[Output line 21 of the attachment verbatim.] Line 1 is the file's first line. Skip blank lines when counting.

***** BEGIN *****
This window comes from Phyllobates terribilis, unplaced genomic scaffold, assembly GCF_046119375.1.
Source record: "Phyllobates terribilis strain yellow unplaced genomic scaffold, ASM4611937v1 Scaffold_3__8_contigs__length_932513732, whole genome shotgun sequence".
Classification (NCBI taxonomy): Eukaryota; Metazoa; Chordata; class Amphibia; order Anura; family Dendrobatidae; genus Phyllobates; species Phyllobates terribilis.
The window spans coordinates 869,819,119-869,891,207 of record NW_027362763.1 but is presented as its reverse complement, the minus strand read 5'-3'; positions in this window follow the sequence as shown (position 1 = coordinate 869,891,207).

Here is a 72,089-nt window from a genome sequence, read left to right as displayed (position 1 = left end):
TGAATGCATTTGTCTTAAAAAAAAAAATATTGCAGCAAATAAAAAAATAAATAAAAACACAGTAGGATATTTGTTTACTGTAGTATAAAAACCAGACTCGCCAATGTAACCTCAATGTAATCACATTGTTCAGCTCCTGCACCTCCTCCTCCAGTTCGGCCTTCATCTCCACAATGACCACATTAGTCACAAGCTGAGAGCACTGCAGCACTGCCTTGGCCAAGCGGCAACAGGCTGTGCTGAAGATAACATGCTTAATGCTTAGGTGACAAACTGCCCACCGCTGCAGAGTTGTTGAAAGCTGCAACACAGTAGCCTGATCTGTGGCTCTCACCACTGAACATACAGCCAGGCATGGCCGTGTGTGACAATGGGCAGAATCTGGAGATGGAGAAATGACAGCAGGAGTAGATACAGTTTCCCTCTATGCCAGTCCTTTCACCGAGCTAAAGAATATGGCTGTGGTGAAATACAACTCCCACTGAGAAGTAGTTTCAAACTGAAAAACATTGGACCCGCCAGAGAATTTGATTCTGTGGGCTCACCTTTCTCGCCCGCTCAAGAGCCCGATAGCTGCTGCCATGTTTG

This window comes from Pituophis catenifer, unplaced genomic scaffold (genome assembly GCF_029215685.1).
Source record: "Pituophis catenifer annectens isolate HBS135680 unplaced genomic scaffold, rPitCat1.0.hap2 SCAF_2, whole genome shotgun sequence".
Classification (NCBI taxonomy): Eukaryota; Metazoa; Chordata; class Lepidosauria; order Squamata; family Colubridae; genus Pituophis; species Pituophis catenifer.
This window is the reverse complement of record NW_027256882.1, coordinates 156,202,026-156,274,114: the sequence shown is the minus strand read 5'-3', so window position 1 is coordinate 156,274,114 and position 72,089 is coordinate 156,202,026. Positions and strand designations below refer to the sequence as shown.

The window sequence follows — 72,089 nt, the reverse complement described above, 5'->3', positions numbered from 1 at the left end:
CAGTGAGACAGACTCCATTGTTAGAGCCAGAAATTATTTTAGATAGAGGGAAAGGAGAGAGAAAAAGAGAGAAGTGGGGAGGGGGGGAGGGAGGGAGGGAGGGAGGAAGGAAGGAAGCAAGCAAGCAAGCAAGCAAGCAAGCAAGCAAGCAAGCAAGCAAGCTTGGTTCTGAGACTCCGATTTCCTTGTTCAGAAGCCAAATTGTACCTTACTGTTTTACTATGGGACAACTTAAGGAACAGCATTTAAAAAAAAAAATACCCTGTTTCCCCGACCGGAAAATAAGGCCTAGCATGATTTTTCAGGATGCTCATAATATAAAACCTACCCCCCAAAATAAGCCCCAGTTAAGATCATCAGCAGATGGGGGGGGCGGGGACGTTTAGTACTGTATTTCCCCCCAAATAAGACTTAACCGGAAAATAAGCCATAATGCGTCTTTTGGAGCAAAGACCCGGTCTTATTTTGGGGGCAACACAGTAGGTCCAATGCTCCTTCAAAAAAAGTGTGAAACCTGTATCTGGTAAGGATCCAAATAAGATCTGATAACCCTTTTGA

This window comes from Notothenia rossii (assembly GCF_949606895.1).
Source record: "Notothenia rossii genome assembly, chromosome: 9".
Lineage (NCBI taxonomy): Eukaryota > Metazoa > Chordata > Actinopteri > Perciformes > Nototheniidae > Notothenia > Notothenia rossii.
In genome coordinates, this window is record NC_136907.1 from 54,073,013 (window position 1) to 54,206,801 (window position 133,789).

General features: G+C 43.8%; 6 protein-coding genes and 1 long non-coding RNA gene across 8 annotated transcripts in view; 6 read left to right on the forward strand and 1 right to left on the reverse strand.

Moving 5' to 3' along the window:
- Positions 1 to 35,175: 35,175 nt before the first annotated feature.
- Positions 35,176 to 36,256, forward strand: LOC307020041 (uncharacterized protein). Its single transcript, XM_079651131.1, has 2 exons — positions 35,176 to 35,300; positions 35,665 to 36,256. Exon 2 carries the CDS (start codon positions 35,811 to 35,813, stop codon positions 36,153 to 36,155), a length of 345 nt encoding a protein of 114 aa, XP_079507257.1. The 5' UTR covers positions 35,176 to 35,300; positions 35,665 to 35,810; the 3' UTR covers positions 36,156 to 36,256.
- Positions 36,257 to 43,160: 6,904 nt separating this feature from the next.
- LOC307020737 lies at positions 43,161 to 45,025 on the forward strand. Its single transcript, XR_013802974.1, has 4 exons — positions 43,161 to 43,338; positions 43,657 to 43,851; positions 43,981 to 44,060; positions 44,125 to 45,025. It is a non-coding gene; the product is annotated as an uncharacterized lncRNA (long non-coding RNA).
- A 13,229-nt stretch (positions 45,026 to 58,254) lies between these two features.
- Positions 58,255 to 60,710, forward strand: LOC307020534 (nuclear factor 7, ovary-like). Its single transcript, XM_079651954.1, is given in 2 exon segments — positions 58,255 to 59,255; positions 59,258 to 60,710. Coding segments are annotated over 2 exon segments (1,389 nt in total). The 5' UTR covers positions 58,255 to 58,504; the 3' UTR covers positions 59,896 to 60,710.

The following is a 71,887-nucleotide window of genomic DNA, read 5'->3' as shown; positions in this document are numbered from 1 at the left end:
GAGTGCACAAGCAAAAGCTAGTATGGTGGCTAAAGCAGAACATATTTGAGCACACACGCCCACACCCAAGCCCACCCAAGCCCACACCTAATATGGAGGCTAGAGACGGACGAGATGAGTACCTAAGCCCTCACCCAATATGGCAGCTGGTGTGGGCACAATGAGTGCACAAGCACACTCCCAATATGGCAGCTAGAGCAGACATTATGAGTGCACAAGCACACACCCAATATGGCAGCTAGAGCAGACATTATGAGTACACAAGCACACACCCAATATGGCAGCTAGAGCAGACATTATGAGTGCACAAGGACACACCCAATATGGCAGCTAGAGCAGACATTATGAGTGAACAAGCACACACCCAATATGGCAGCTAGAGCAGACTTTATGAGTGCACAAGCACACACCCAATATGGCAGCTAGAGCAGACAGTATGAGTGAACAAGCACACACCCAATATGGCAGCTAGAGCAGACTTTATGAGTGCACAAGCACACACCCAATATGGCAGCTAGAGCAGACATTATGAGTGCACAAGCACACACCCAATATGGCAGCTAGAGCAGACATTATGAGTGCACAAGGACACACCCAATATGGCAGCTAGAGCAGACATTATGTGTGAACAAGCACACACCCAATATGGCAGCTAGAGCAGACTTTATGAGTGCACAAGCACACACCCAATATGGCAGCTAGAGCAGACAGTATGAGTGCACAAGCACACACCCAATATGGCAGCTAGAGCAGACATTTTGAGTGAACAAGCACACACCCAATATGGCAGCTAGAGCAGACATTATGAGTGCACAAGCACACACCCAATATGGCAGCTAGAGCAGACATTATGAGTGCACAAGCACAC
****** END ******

- Positions 36,257 to 43,160: 6,904 nt separating this feature from the next.